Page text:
If there was a national database Elcano would of course utilise it, banks could utilise it to lower risk weighting for SME lending but nothing addresses the fact that ‘why should any of this induce them to increase SME lending’. The fact remains, and nothing in the Interim Report seems contrary, that mortgage lending and corporate lending are both lucrative enough that the hassle of SME lending and its relatively low profitability remain the detraction from SME lending.
There is no negative in this for Elcano as a big part of our ‘technology’ solution has to be to create algorithms pulling as much information as possible together to reduce the ‘information assymetry’. There is an example in the US where a business P2P lender is using information from social media in its loan assessment algorithms, such a stupendous advancement that it has recently given their fledging business and technology a multi-hundred million dollar valuation. It doesn’t even matter if there solution is fictional it shows that they are trying to do all they can to come up with a SME funding magic bullet.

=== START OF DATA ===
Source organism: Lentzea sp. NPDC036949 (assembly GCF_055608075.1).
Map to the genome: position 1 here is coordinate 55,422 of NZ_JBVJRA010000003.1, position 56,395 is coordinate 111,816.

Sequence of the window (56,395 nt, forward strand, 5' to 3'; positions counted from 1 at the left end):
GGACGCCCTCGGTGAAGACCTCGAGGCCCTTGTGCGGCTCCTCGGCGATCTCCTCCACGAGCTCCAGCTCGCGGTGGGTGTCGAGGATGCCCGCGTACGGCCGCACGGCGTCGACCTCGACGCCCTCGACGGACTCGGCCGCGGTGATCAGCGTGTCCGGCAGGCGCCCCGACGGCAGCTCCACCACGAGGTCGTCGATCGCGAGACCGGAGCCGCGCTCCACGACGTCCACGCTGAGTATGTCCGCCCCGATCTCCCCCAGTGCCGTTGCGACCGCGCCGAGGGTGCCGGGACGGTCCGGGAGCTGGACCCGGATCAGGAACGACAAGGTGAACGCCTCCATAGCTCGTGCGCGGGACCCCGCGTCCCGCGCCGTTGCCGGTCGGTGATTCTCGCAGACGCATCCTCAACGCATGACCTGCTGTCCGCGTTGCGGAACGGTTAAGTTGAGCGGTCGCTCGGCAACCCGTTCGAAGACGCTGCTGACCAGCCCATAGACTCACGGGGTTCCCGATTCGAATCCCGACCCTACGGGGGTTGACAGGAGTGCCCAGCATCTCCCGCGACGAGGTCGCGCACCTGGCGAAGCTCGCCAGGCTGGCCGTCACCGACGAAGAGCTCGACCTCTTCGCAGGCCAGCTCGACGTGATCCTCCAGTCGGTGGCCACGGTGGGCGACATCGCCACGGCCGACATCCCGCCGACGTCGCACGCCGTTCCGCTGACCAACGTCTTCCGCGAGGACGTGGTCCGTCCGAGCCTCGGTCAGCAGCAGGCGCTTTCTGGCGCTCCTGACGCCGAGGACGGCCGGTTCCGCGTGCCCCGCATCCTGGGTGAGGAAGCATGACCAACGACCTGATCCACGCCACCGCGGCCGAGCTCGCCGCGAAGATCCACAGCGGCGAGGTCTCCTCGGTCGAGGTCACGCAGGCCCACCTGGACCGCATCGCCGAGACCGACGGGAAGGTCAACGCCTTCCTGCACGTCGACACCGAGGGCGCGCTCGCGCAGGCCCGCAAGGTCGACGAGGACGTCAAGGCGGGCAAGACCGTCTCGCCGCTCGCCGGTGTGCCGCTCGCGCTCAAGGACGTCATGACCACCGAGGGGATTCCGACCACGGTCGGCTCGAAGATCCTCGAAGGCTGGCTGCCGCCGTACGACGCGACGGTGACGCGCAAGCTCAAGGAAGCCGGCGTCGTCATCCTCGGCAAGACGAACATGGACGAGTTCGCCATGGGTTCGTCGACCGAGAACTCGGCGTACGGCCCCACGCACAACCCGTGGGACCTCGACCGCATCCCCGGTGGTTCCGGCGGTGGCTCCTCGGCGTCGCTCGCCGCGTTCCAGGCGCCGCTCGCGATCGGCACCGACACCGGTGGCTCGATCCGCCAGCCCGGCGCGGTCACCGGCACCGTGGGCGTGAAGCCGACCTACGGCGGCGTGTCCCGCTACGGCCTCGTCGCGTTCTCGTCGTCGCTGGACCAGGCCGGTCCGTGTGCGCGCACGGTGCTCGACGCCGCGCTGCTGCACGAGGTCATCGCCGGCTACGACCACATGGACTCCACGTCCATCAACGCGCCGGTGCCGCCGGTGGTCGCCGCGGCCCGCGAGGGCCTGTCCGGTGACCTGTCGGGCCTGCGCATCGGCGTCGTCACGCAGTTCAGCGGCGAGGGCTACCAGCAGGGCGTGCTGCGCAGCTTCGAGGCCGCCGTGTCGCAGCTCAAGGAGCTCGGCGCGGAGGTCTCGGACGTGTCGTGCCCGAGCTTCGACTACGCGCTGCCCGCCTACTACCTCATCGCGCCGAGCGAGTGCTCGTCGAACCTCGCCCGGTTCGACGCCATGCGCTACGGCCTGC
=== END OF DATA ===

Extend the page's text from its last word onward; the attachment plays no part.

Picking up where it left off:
The only aspect of the recommendations I think likely to see the light of day is with regard to “increasing the number of commercial finance brokers so as to increase competition between SME lenders”. This is likely to be supported because of the “no skin off my nose principle”, i.e. might as well support and recommend it because it does not cost anything and politically it will appear as though we have attempted to do something to help SMEs.
The reality is different though. Just having extra independent brokers does not get around the following issues:
1. 70% of finance broker networks in Aust are owned by the banks;
2. Even those that aren’t owned by the banks just get a nice little list of providers they get familiar with and supply only their products (regardless the fact they promote many more);
3. Most importantly if there is little appetite to provide SME lending then just because there might be more brokers putting files to a lender doesn’t increase competition (if they don’t want to play the game there will never be much real competition if they happen to be standing on the field).
There are also several structural impediments to commercial lending specialist businesses: